Corporate and legislative ALEC members work together to jointly develop pro-privatization model bills, and then legislators introduce and push these bills in their state legislatures. These bills make it easier to create virtual public schools, encourage states to privatize vital health programs that help vulnerable populations, force state governments to sell public prisons to prison corporations, and help other industries take control of public assets and services.

In 2011 and 2012, ALEC model bills that sought to privatize core public functions were introduced in states across the country, including Alabama, Florida, Georgia, Illinois, Indiana, Kansas, Maine, Maryland, Massachusetts, Montana, Ohio, Oregon, Pennsylvania, South Carolina, Tennessee, and Utah. Many ALEC bills fail their first time, but examples of success expose their real goal: enhancing corporate pocketbooks with lucrative government contracts.

Lubec may be without routine police coverage for more than a year

Source: Tom Walsh, Bangor Daily News, June 14, 2012

This remote Washington County coastal community may go more than a year without routine law enforcement services after a long-standing contract that now provides police protection through the Washington County Sheriff’s Department runs out in 15 days.

Lubec, which has a population of 1,300, has no police department. For the past eight years, law enforcement needs here have been met under a contract with the Washington County Sheriff’s Department. That contract ends June 30 and won’t be renewed.

Due to manpower shortages within his own department, Washington County Sheriff Donnie Smith has pulled the plug on renewing the agreement. The police protection contract provides Lubec with an 86-hours-a-week, two-officer patrol system at a cost of $181,358 a year, the equivalent of $500 a day.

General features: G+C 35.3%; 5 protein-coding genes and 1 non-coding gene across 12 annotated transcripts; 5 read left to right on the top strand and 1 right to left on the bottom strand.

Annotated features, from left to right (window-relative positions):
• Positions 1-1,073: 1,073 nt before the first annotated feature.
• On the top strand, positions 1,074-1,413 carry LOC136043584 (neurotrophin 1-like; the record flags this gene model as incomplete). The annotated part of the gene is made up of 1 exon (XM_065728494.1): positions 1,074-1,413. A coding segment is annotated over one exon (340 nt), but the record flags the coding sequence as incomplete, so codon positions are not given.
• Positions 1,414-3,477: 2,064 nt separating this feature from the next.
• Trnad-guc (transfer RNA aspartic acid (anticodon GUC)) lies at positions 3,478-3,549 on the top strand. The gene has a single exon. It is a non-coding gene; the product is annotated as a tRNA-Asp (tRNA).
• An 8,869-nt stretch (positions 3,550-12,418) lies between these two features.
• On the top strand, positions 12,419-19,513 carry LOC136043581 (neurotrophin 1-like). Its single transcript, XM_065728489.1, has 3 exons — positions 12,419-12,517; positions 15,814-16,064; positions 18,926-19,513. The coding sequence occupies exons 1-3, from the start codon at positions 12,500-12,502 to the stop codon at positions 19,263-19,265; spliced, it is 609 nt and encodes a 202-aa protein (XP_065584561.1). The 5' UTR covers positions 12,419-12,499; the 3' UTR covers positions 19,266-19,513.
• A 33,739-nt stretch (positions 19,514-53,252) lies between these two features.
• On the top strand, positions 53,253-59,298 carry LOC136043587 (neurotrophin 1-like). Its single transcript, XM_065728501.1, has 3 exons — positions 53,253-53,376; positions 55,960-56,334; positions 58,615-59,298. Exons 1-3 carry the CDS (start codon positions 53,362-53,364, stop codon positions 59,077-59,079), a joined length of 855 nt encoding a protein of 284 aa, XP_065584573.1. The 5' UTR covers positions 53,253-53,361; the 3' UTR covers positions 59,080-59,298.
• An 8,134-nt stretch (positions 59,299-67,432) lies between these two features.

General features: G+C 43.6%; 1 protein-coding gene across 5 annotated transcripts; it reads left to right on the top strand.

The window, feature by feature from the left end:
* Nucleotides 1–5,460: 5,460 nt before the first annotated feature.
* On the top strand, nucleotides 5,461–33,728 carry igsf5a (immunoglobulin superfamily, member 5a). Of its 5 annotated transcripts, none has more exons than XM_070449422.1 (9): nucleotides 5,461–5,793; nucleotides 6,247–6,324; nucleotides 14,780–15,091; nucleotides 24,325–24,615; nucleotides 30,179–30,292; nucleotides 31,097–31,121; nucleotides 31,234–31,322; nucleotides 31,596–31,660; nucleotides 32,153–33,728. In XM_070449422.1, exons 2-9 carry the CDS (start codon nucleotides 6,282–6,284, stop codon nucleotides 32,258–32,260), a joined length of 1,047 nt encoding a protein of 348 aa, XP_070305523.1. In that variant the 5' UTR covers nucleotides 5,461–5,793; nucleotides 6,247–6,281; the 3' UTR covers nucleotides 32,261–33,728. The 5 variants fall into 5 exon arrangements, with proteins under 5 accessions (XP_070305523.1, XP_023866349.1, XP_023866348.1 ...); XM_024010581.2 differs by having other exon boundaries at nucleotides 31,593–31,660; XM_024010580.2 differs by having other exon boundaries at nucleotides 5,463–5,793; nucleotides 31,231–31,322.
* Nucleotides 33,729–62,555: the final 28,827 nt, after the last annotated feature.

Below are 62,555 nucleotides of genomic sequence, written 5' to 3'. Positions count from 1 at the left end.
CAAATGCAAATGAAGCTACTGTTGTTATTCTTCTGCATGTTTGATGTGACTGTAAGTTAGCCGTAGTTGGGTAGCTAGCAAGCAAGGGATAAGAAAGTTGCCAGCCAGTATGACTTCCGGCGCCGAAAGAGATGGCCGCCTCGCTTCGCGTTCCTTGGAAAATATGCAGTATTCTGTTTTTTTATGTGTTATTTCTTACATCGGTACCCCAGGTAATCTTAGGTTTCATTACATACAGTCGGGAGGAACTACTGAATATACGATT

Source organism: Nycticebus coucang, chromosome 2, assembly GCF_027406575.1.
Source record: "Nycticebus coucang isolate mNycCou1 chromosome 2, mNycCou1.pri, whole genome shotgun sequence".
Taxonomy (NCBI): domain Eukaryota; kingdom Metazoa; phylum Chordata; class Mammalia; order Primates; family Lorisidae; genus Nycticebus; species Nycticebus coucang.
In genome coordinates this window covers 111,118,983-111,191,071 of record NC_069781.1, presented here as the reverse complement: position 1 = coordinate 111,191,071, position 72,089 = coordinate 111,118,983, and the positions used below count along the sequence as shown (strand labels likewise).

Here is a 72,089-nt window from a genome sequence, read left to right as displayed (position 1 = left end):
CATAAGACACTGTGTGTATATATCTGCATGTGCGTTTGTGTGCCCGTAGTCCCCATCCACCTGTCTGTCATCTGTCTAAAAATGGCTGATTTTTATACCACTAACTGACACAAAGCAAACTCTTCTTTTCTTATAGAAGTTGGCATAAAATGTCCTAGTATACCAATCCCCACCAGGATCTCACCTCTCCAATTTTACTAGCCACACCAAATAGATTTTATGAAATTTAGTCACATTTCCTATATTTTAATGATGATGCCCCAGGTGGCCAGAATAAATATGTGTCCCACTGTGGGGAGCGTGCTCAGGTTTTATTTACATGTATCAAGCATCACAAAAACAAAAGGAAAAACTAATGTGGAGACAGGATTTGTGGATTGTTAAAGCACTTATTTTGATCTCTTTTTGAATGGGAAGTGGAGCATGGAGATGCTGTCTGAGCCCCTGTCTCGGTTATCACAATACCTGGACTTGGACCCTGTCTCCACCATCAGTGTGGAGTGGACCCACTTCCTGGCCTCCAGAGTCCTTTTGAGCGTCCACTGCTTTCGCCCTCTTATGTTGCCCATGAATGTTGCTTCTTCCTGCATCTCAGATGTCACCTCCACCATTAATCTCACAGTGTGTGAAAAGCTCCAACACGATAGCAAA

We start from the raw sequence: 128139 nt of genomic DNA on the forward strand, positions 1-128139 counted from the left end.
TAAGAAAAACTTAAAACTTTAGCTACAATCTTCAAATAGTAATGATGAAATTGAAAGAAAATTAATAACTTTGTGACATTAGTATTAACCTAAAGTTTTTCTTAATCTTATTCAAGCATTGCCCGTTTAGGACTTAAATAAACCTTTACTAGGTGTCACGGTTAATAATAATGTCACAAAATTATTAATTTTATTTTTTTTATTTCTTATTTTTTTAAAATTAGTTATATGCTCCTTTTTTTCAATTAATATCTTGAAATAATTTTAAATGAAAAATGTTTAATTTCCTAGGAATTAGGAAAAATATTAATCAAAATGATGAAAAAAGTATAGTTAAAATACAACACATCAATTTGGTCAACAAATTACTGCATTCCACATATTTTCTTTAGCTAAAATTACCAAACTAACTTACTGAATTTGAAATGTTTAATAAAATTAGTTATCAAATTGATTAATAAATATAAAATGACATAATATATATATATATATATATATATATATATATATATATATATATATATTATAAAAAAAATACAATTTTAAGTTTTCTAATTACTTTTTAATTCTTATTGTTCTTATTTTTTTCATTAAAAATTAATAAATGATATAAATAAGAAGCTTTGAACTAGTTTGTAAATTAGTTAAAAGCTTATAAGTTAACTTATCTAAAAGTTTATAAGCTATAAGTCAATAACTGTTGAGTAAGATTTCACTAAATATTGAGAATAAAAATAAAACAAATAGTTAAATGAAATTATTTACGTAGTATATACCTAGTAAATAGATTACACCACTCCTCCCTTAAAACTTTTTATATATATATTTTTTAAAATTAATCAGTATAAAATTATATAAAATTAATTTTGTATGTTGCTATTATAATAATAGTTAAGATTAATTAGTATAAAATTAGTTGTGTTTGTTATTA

Service Charities Seek Ways to Help Their Lowest-Paid Employees Get By

Source: Nicole Wallace, Chronicle of Philanthropy, April 29, 2012

Across the country tens of thousands of nursing assistants, child-care employees, home-health aides, group-home employees, people who work at after-school programs, and others provide vital services at health-care and human-services charities. The work is physically and emotionally taxing, yet because wages are so low, these employees face many of the same financial challenges as the people they serve.

Nonprofit employers say they want to pay frontline workers more but can’t because of low government-reimbursement rates and the challenge of raising money from donors to improve wages….Volunteers of America Greater New Orleans employs more than 160 personal-care attendants who provide services that allow people with intellectual disabilities to live on their own. The average wage for those positions is $8.70 an hour.

In 2006, Louisiana increased its Medicaid reimbursement rate to $16 an hour, which allowed the charity to increase wages to their current rate, says Jim LeBlanc, head of Volunteers of America Greater New Orleans. But the state has since lowered the rate to $14.68.

In addition to covering the attendants’ wages, the charity uses the reimbursement to pay for workers’ compensation and liability insurance, supervisors to oversee the attendants, and other program costs.

Workers do not currently receive health insurance, but Mr. LeBlanc is already anticipating that the charity may have to provide it in 2014 under the new federal health-care law….

The Other Debt Crisis – Public universities will take on more debt as states decrease spending on capital projects

Source: Kevin Kiley, Inside Higher Ed, April 10, 2012